ITIF Statement in Support of "America's Broadband Connectivity" Plan
WASHINGTON - The Information Technology and Innovation Foundation today praised a proposal by six of the nation's leading broadband providers to expand access in rural communities. The proposal, filed at the Federal Communication Commission, would reform the Universal Service Fund (USF) Program and Inter-Carrier Compensation System (ICC) to expand broadband access.
"The 'America's Broadband Connectivity' (ABC) Plan is a bold and significant step forward in the ongoing quest to improve our nation's rural communication networks. The ABC Plan lays out a precise timeline for the phasing-out of the subsidies for the rural telephone network and for the simultaneous phasing-in of broadband service in its place. Upon completion, the Plan will provide robust broadband service throughout rural America of sufficient quality to support Voice over IP (VoIP) as a substitute for 'plain old telephone service' (POTS) as well as advanced applications for commerce, health care, and education.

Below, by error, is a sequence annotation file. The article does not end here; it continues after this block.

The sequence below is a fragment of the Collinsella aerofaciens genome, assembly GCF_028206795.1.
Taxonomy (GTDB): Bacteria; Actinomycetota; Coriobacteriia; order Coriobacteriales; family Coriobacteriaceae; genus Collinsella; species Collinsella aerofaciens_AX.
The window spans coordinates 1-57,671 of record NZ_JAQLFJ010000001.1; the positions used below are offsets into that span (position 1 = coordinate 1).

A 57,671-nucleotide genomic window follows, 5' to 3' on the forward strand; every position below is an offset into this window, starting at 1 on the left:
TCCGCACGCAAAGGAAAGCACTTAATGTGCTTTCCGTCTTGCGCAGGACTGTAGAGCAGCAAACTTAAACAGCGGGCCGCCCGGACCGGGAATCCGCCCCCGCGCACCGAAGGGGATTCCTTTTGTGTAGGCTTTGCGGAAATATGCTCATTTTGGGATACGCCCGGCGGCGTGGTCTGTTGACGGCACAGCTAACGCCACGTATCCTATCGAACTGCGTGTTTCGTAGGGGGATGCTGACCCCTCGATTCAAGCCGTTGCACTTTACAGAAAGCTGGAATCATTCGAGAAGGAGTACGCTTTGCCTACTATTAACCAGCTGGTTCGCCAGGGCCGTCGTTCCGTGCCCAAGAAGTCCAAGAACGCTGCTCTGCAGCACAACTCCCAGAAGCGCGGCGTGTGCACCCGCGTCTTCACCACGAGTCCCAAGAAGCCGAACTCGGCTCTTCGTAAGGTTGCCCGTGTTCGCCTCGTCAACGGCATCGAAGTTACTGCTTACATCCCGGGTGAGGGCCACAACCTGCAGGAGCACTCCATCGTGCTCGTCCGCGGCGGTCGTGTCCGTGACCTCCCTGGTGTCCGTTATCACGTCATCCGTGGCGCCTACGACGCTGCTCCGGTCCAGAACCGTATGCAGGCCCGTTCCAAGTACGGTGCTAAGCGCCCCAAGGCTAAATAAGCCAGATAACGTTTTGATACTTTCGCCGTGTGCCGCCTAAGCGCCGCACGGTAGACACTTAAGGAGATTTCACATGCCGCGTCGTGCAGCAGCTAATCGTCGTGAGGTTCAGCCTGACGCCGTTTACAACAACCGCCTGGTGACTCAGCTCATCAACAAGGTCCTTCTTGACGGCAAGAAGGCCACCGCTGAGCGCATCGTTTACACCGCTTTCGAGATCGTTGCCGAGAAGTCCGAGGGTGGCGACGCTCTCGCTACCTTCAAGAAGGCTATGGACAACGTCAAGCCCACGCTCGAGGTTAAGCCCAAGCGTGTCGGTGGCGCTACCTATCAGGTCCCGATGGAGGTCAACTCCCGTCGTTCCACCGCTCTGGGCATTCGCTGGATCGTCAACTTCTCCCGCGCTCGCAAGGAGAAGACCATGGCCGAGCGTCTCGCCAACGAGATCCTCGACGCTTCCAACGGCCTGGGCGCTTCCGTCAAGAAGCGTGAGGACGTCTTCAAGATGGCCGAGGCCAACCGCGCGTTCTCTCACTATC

The Plan is built on a sound economic model that normalizes intercarrier compensation fees and ends current practices that artificially inflate both costs and prices of rural telephony such as 'traffic pumping' and 'phantom traffic.' At a time when urban consumers are shifting their interpersonal communication from the legacy telephone network to broadband-enabled VoIP, the Plan ensures that rural consumers will not be left behind.
The Plan caps prices that will be paid to providers of rural broadband to sensible and sustainable levels, employs reverse auctions to leverage competition, and alternative wireless technologies where they're most appropriate. ABC represents a broad industry consensus that is technically savvy, consumer-friendly, and fiscally prudent. It's the most significant concrete step toward the full transformation of the Universal Service Fund into a broadband stimulus program that we've seen.
ITIF applauds the plan and endorses the principles and timelines it articulates."